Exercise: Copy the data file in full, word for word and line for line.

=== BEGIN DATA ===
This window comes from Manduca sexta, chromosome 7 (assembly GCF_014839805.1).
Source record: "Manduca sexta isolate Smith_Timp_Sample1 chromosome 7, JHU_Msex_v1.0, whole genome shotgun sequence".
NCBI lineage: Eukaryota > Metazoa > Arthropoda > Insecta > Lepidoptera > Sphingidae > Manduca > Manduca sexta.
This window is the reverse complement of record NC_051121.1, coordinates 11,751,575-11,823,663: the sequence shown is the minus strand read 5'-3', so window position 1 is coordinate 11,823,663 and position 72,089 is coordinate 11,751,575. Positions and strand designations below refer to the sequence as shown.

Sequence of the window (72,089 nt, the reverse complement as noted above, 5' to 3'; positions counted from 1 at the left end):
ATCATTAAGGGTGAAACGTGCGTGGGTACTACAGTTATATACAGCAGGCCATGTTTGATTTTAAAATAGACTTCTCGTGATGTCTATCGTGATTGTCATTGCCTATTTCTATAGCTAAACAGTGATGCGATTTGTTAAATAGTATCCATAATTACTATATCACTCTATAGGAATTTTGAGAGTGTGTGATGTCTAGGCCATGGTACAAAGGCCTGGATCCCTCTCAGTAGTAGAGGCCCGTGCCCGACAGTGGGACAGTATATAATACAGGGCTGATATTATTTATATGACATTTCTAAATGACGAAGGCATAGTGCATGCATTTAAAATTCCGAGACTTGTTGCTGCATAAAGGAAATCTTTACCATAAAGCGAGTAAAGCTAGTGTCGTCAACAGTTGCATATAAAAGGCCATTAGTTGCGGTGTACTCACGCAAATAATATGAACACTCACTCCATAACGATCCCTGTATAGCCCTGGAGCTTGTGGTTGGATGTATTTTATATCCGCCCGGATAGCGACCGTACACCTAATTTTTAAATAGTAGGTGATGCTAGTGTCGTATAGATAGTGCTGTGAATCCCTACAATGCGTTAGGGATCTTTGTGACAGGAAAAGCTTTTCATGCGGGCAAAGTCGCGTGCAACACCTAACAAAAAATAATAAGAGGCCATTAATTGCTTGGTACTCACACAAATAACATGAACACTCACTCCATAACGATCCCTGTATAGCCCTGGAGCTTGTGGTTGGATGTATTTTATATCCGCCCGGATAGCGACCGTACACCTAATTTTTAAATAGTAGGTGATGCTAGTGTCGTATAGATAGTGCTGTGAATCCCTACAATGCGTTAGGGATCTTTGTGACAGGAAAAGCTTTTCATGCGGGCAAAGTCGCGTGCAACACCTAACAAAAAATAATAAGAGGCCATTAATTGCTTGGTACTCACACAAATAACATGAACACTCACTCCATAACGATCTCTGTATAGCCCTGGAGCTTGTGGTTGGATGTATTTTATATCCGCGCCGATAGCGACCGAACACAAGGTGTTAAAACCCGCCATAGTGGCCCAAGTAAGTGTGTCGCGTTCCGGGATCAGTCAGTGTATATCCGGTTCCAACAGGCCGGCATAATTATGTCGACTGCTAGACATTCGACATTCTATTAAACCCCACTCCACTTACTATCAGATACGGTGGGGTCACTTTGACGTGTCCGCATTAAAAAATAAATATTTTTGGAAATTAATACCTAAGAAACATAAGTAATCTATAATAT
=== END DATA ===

This window comes from Manduca sexta, chromosome 7 (assembly GCF_014839805.1).
Source record: "Manduca sexta isolate Smith_Timp_Sample1 chromosome 7, JHU_Msex_v1.0, whole genome shotgun sequence".
NCBI lineage: Eukaryota > Metazoa > Arthropoda > Insecta > Lepidoptera > Sphingidae > Manduca > Manduca sexta.
This window is the reverse complement of record NC_051121.1, coordinates 11,751,575-11,823,663: the sequence shown is the minus strand read 5'-3', so window position 1 is coordinate 11,823,663 and position 72,089 is coordinate 11,751,575. Positions and strand designations below refer to the sequence as shown.

Sequence of the window (72,089 nt, the reverse complement as noted above, 5' to 3'; positions counted from 1 at the left end):
ATCATTAAGGGTGAAACGTGCGTGGGTACTACAGTTATATACAGCAGGCCATGTTTGATTTTAAAATAGACTTCTCGTGATGTCTATCGTGATTGTCATTGCCTATTTCTATAGCTAAACAGTGATGCGATTTGTTAAATAGTATCCATAATTACTATATCACTCTATAGGAATTTTGAGAGTGTGTGATGTCTAGGCCATGGTACAAAGGCCTGGATCCCTCTCAGTAGTAGAGGCCCGTGCCCGACAGTGGGACAGTATATAATACAGGGCTGATATTATTTATATGACATTTCTAAATGACGAAGGCATAGTGCATGCATTTAAAATTCCGAGACTTGTTGCTGCATAAAGGAAATCTTTACCATAAAGCGAGTAAAGCTAGTGTCGTCAACAGTTGCATATAAAAGGCCATTAGTTGCGGTGTACTCACGCAAATAATATGAACACTCACTCCATAACGATCCCTGTATAGCCCTGGAGCTTGTGGTTGGATGTATTTTATATCCGCCCGGATAGCGACCGTACACCTAATTTTTAAATAGTAGGTGATGCTAGTGTCGTATAGATAGTGCTGTGAATCCCTACAATGCGTTAGGGATCTTTGTGACAGGAAAAGCTTTTCATGCGGGCAAAGTCGCGTGCAACACCTAACAAAAAATAATAAGAGGCCATTAATTGCTTGGTACTCACACAAATAACATGAACACTCACTCCATAACGATCCCTGTATAGCCCTGGAGCTTGTGGTTGGATGTATTTTATATCCGCCCGGATAGCGACCGTACACCTAATTTTTAAATAGTAGGTGATGCTAGTGTCGTATAGATAGTGCTGTGAATCCCTACAATGCGTTAGGGATCTTTGTGACAGGAAAAGCTTTTCATGCGGGCAAAGTCGCGTGCAACACCTAACAAAAAATAATAAGAGGCCATTAATTGCTTGGTACTCACACAAATAACATGAACACTCACTCCATAACGATCTCTGTATAGCCCTGGAGCTTGTGGTTGGATGTATTTTATATCCGCGCCGATAGCGACCGAACACAAGGTGTTAAAACCCGCCATAGTGGCCCAAGTAAGTGTGTCGCGTTCCGGGATCAGTCAGTGTATATCCGGTTCCAACAGGCCGGCATAATTATGTCGACTGCTAGACATTCGACATTCTATTAAACCCCACTCCACTTACTATCAGATACGGTGGGGTCACTTTGACGTGTCCGCATTAAAAAATAAATATTTTTGGAAATTAATACCTAAGAAACATAAGTAATCTATAATAT